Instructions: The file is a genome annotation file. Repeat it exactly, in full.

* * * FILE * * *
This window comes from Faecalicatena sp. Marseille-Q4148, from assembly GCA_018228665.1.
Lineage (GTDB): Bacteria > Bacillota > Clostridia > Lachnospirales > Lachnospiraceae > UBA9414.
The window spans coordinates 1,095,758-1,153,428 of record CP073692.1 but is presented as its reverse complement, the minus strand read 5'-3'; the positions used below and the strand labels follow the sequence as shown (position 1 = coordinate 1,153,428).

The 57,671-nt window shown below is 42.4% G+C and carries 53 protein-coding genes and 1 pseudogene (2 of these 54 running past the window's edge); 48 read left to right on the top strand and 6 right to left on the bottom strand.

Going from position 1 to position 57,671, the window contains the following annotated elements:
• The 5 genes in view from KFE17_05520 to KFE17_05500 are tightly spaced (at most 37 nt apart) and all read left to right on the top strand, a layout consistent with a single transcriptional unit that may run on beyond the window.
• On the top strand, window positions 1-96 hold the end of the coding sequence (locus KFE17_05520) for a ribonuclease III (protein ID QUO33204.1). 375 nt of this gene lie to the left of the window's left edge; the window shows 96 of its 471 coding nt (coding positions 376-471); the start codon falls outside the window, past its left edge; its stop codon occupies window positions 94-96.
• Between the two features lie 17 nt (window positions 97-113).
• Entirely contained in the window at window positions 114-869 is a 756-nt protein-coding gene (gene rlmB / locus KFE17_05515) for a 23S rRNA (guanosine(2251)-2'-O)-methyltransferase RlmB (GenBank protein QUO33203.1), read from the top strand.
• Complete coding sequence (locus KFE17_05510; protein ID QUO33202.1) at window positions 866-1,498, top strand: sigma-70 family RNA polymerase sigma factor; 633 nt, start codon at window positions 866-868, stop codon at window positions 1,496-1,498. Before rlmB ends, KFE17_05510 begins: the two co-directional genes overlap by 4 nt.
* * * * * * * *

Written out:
This window comes from Faecalicatena sp. Marseille-Q4148, from assembly GCA_018228665.1.
Lineage (GTDB): Bacteria > Bacillota > Clostridia > Lachnospirales > Lachnospiraceae > UBA9414.
The window spans coordinates 1,095,758-1,153,428 of record CP073692.1 but is presented as its reverse complement, the minus strand read 5'-3'; the positions used below and the strand labels follow the sequence as shown (position 1 = coordinate 1,153,428).

The 57,671-nt window shown below is 42.4% G+C and carries 53 protein-coding genes and 1 pseudogene (2 of these 54 running past the window's edge); 48 read left to right on the top strand and 6 right to left on the bottom strand.

Going from position 1 to position 57,671, the window contains the following annotated elements:
• The 5 genes in view from KFE17_05520 to KFE17_05500 are tightly spaced (at most 37 nt apart) and all read left to right on the top strand, a layout consistent with a single transcriptional unit that may run on beyond the window.
• On the top strand, window positions 1-96 hold the end of the coding sequence (locus KFE17_05520) for a ribonuclease III (protein ID QUO33204.1). 375 nt of this gene lie to the left of the window's left edge; the window shows 96 of its 471 coding nt (coding positions 376-471); the start codon falls outside the window, past its left edge; its stop codon occupies window positions 94-96.
• Between the two features lie 17 nt (window positions 97-113).
• Entirely contained in the window at window positions 114-869 is a 756-nt protein-coding gene (gene rlmB / locus KFE17_05515) for a 23S rRNA (guanosine(2251)-2'-O)-methyltransferase RlmB (GenBank protein QUO33203.1), read from the top strand.
• Complete coding sequence (locus KFE17_05510; protein ID QUO33202.1) at window positions 866-1,498, top strand: sigma-70 family RNA polymerase sigma factor; 633 nt, start codon at window positions 866-868, stop codon at window positions 1,496-1,498. Before rlmB ends, KFE17_05510 begins: the two co-directional genes overlap by 4 nt.